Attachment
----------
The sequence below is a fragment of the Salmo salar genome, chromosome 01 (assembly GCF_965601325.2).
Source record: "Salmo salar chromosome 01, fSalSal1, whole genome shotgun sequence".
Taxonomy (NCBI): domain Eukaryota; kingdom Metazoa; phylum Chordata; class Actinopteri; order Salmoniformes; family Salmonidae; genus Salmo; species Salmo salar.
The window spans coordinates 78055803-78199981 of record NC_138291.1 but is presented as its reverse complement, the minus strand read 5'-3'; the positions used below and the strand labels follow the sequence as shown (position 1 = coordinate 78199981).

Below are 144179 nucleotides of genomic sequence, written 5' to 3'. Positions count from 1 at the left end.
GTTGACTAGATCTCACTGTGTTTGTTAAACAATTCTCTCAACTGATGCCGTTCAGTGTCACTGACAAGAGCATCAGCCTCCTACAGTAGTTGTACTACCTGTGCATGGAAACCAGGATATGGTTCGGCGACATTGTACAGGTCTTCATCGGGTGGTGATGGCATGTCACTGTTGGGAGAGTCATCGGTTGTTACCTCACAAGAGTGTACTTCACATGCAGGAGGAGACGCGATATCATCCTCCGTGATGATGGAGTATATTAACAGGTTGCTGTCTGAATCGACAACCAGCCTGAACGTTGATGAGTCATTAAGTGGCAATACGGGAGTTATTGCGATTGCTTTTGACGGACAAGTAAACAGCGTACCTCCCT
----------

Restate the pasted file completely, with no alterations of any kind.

The sequence below is a fragment of the Salmo salar genome, chromosome 01 (assembly GCF_965601325.2).
Source record: "Salmo salar chromosome 01, fSalSal1, whole genome shotgun sequence".
Taxonomy (NCBI): domain Eukaryota; kingdom Metazoa; phylum Chordata; class Actinopteri; order Salmoniformes; family Salmonidae; genus Salmo; species Salmo salar.
The window spans coordinates 78055803-78199981 of record NC_138291.1 but is presented as its reverse complement, the minus strand read 5'-3'; the positions used below and the strand labels follow the sequence as shown (position 1 = coordinate 78199981).

Below are 144179 nucleotides of genomic sequence, written 5' to 3'. Positions count from 1 at the left end.
GTTGACTAGATCTCACTGTGTTTGTTAAACAATTCTCTCAACTGATGCCGTTCAGTGTCACTGACAAGAGCATCAGCCTCCTACAGTAGTTGTACTACCTGTGCATGGAAACCAGGATATGGTTCGGCGACATTGTACAGGTCTTCATCGGGTGGTGATGGCATGTCACTGTTGGGAGAGTCATCGGTTGTTACCTCACAAGAGTGTACTTCACATGCAGGAGGAGACGCGATATCATCCTCCGTGATGATGGAGTATATTAACAGGTTGCTGTCTGAATCGACAACCAGCCTGAACGTTGATGAGTCATTAAGTGGCAATACGGGAGTTATTGCGATTGCTTTTGACGGACAAGTAAACAGCGTACCTCCCT